Thursday, June 11, 2009

Birth Control

Ayn Rand on birth control, sex, and love:

It is only animals that have to adapt themselves to their physical background and to the biological functions of their bodies. Man adapts his physical background and the use of his biological faculties to himself-to his own needs and values. That is his distinction from all other living species.

To an animal, the rearing of its young is a matter of temporary cycles. To man, it is a lifelong responsibility—a grave responsibility that must not be undertaken causelessly, thoughtlessly or accidentally.

In regard to the moral aspects of birth control, the primary right involved is not the "right" of an unborn child, nor of the family, nor of society, nor of God. The primary right is one which- in today's public clamor on the subject- few, if any, voices have had the courage to uphold: the right of man and woman to their own life and happiness—the right not to be regarded as the means to any end.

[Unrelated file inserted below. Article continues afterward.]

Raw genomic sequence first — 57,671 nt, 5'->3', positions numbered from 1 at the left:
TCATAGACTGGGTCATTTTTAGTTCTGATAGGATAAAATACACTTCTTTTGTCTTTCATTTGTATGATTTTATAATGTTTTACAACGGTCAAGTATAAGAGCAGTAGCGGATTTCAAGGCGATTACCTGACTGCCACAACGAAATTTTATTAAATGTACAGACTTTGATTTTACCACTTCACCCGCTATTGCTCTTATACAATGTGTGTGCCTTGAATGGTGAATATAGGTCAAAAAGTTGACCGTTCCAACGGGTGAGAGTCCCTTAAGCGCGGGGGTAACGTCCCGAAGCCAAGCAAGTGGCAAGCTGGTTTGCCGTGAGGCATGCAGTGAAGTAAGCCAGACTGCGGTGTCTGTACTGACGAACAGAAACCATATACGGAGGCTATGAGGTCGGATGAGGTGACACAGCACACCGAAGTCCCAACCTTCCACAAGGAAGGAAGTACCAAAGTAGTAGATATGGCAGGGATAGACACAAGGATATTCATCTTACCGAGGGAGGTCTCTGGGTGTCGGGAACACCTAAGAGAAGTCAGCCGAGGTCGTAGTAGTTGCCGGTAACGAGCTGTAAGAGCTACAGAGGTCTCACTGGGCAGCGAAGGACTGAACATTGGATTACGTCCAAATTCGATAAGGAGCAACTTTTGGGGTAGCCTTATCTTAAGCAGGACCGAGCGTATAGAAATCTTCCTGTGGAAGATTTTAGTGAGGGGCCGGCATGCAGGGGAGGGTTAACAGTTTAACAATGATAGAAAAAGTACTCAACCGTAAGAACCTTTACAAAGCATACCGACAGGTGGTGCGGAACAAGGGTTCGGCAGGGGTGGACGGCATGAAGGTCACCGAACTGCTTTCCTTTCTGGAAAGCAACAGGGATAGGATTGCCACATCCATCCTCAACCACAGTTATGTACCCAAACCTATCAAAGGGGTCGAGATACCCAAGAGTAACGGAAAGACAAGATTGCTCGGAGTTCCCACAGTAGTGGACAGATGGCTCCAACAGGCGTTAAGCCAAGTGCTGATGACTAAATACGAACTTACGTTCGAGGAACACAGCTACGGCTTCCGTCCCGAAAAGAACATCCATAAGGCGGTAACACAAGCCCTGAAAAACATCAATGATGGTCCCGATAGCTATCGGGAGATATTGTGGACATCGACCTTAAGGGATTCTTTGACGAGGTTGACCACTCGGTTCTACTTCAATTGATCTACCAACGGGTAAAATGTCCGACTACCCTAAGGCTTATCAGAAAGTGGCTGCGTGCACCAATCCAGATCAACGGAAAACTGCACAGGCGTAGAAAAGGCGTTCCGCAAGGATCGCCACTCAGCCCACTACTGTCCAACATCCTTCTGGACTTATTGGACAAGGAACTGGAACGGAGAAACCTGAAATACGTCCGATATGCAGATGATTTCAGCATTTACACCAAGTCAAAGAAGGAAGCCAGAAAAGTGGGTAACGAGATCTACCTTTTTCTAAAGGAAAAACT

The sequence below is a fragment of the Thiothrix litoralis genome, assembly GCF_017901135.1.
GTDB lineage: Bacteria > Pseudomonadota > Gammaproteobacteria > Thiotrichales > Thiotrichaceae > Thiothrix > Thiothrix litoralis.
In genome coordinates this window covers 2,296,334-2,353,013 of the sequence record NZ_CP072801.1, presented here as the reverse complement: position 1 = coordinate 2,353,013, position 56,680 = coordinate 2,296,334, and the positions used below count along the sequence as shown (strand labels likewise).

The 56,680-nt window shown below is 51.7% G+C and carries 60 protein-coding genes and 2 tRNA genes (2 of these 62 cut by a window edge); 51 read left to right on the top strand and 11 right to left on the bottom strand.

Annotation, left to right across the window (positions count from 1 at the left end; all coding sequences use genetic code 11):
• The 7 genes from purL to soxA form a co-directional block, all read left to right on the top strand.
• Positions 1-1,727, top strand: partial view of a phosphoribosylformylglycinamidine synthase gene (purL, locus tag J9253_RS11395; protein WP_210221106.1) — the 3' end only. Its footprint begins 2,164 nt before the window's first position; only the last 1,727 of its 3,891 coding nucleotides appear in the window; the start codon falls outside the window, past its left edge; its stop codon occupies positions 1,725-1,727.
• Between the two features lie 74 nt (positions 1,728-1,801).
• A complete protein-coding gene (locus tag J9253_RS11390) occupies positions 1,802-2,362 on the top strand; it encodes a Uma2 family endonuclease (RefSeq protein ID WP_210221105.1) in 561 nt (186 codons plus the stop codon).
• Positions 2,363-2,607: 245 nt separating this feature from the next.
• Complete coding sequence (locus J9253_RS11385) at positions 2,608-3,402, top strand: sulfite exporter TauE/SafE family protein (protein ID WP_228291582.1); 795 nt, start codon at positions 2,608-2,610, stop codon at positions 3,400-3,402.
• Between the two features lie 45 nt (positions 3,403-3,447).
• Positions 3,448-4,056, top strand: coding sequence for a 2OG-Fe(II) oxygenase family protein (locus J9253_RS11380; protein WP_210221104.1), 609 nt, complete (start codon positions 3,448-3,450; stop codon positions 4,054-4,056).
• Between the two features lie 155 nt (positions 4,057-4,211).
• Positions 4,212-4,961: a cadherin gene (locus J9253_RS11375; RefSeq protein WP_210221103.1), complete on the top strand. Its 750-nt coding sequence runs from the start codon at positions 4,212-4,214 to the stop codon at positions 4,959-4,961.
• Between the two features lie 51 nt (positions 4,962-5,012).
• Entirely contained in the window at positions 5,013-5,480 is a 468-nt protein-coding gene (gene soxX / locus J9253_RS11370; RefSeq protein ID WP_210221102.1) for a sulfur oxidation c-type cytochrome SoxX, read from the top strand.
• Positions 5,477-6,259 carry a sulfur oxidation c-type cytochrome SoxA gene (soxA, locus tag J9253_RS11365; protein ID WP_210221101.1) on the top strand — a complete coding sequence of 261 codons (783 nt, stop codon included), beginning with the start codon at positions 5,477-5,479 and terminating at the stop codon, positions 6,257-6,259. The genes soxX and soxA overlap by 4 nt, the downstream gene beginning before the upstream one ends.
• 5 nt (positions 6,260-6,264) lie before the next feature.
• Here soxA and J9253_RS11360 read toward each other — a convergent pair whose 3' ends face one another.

Man is an end in himself. Romantic love—the profound, exalted, lifelong passion that unites his mind and body in the sexual act—is the living testimony to that principle.


"Of Living Death", The Objectivist, p. 531

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